“He is just one of those people…always complaining and never grateful!!!!” said the angry voice.
I was a on training heading into the City Centre and there was a phone conversation taking place a couple of rows behind me. I didn’t know the girl but I couldn’t help but think to myself that whoever she was talking about was now condemned to being treated as “always complaining and never grateful”.
In our interactions with people we make snap judgements all the time. We decide within seconds what other person is like and we put them in a category along with other people we have labelled the same. (You are probably making some judgement about me right now)
It’s not wrong or right. It’s a natural human thing to do.
What can become a problem though is when that initial judgement becomes a filter through which you observe that person. That judgement can become label that presupposes what that person is going to be like before you’ve even started any conversations. It’s like an post-it note you’ve placed on their heads.
As leaders (yes that’s right you are a leader!) it’s our job to connect with people not just communicate. In order to connect with people fully we must be able to catch ourselves when we are in ‘label’ mode, otherwise we will never truly be able to make that all important connection.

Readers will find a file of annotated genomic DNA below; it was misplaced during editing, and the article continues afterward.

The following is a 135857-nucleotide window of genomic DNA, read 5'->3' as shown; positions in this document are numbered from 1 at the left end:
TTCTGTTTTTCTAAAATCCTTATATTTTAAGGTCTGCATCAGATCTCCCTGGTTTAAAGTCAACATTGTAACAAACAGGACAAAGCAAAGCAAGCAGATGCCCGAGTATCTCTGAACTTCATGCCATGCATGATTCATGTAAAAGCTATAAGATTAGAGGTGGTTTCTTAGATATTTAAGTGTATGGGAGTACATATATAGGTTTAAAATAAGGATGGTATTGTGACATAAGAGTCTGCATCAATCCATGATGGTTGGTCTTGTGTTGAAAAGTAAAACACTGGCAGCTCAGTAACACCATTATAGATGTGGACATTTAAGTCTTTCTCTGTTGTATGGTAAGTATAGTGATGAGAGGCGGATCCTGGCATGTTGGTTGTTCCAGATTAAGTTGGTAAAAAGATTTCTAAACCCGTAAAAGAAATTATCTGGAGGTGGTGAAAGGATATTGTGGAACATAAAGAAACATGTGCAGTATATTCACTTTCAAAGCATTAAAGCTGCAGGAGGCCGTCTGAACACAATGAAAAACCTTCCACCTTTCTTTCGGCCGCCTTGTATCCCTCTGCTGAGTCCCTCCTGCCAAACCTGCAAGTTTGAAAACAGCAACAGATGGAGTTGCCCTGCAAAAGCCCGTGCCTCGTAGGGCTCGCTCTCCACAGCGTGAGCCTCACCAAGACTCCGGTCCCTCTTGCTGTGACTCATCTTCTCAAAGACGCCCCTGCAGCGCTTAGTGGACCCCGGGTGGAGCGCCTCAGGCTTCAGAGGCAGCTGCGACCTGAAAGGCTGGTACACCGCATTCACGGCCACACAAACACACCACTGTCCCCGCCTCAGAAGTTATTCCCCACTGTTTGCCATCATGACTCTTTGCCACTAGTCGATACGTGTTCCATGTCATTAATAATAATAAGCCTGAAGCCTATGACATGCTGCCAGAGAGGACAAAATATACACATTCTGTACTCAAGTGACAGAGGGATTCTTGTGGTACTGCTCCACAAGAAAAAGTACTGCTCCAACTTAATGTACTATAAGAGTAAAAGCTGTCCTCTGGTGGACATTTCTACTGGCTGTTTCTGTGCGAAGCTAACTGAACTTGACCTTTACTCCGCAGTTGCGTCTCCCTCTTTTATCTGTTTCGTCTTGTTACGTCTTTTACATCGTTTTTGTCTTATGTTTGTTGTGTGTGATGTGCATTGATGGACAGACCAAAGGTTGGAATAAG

Earlier this week Channel 4 aired a programme called “Make Leicester British” which was a kind of social experiment where people from diverse backgrounds were put together under one roof. The group included immigrants and asylum seekers, as well as past economic migrants and some from the indigenous population.
There were number of labels which came to the surface and got in the way of people really connecting. ( If you in the UK and would like to watch it here)
Most interesting for me though, was how the programme highlighted the number of labels held against the asylum seekers and immigrants in particular.
Sweeping statements were made about what kind of people they were and how they had ‘all’ come over to Britain for benefits or to “milk” the system.
Now it might be true of some, but all? If we judge all by the actions of a few, how does that bring people together?
I’m reminded of a quote by Mahatma Gandhi :
“Humanity is like an ocean; if a few drops of the ocean are dirty, the ocean does not become dirty.”
I’ve got some further thoughts on this concept which you see in the video below.
I’d love you hear your comments, experiences and even challenges. Please comment below!